Quarry objectors get to the point

A Garfield North resident has put his feelings towards Hanson's Bunyip North Quarry proposal on display for the world to see.

By Rebecca Skilton

Spurred by Hanson Construction Materials’ proposed granite quarry in Bunyip North, a disgruntled neighbour has artistically used his land to send the quarrying company a very clear message.
Hanson’s proposal is not welcome in the Bunyip North community.
The arrow’s artist said that his 160 metre long protest came as dedication to his late father-in-law who had been shattered by the proposed granite quarry.
“Back in the mid ’80s my father-in-law went searching for a block of land to build a weekender to escape the city life,” said the Garfield North resident, who asked not to be named.
“He wanted something that would afford some peace and quiet, a place he could stand in the middle of and not hear the neighbours.
“After some searching he stumbled upon a small block on the border of Garfield North and Bunyip North.”
Over three decades later, the property would also neighbour 691 acres owned by one of Australia’s leading suppliers of heavy building materials.
Since 2006, Hanson has been accumulating land in the Bunyip North region, initially purchased under the guise of a pastoral business.
Adding around 500 trucks to local roads daily, Hanson’s proposed quarry would extract up to 2 million tonnes of granite each year for the next 100 years.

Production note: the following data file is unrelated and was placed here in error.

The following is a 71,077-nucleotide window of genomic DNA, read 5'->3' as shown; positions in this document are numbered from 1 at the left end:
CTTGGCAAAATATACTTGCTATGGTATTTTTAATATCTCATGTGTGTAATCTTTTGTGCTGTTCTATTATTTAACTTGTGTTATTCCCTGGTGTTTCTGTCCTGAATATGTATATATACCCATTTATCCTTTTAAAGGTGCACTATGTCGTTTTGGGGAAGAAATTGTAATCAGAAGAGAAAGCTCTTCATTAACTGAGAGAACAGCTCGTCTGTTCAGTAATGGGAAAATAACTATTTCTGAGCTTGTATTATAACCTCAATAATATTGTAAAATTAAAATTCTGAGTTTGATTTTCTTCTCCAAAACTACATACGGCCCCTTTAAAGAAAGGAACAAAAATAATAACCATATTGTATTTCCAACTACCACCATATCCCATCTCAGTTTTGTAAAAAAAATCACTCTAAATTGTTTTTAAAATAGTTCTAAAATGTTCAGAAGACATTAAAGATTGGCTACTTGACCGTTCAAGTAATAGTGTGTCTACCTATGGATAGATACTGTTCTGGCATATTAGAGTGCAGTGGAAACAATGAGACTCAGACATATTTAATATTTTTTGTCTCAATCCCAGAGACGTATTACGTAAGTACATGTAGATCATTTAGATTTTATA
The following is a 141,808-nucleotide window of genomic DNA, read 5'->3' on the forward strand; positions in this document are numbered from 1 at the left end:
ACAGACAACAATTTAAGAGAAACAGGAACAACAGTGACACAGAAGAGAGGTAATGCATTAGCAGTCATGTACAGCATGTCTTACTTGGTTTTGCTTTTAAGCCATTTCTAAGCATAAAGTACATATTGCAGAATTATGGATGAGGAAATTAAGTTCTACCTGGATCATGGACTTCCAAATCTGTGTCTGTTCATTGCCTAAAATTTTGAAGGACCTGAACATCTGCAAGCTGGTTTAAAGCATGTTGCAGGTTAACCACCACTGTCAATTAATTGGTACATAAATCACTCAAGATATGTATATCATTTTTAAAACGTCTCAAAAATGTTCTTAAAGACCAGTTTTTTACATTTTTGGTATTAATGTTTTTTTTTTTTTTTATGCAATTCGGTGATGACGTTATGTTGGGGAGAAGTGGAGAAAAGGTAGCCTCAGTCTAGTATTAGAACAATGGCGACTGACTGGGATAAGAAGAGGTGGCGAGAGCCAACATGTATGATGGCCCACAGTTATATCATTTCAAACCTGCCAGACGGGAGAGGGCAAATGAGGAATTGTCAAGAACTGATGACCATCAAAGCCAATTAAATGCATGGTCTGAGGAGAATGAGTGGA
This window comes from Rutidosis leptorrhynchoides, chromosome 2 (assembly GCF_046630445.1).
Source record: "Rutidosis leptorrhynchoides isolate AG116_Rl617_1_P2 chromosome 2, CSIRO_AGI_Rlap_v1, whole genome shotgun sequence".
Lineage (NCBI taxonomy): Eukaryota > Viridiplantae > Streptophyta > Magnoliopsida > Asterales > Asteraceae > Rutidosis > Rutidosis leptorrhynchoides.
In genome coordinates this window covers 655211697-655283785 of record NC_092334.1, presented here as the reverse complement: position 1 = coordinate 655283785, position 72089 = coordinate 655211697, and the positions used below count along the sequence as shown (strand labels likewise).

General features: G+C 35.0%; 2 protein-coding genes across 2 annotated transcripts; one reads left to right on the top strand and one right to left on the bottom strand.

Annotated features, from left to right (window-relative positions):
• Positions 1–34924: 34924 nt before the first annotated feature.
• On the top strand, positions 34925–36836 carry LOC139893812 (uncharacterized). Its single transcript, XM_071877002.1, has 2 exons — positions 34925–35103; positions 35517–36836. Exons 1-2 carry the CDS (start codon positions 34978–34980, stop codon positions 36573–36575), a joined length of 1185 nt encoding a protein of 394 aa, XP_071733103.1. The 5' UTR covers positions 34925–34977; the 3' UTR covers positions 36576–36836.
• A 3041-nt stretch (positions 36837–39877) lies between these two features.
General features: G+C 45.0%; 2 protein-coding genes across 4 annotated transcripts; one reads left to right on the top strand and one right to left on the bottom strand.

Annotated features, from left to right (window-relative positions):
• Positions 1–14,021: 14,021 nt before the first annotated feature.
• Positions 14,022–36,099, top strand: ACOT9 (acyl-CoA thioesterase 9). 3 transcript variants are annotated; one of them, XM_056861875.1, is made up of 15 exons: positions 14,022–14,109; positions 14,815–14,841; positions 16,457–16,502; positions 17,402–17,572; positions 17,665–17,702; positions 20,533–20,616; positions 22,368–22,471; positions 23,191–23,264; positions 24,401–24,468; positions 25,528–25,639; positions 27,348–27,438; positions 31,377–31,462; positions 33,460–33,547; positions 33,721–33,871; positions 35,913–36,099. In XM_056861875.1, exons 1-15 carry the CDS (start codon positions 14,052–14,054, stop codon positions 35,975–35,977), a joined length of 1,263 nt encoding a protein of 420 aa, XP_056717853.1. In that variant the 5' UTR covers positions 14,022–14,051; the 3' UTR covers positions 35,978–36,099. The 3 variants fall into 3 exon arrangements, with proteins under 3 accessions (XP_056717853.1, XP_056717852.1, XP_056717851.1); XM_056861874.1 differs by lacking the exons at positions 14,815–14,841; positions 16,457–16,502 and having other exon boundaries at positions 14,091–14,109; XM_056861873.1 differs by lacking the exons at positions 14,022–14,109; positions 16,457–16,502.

“I remember thinking how sad it was that the remainder of my father-in-law’s retirement life was going to be spent fighting a proposed quarry.
“As it turned out, he only had a few years left to live and he did indeed spend every day thinking about what a quarry would do to this beautiful area.”
In 2015 the Victorian Minister for Planning Richard Wynne advised that an Environmental Effects Statement (EES) was required for the project.
The draft scoping requirements for the EES are currently being prepared and will be open for comment by interested parties for a minimum of 15 days.
However, for many residents, 10 years of fighting Hanson has begun to take its toll.
“The most frustrating aspect of this is that it then becomes incumbent on the community itself to fight for their rights and countless hours are spent doing this that could be spent more productively within the community.
“Also, the heavy toll it takes on people’s mental health is cause for concern.
“But as for the arrow itself, I just wanted to send a large message on behalf of my father-in-law and I fully intend to maintain it until it appears on Google Earth for the entire world to see.
“Because, as per one of my father-in-law’s favourite sayings ‘what we have got is a whole lot of stick-at-it-iveness’ to help see us through.”

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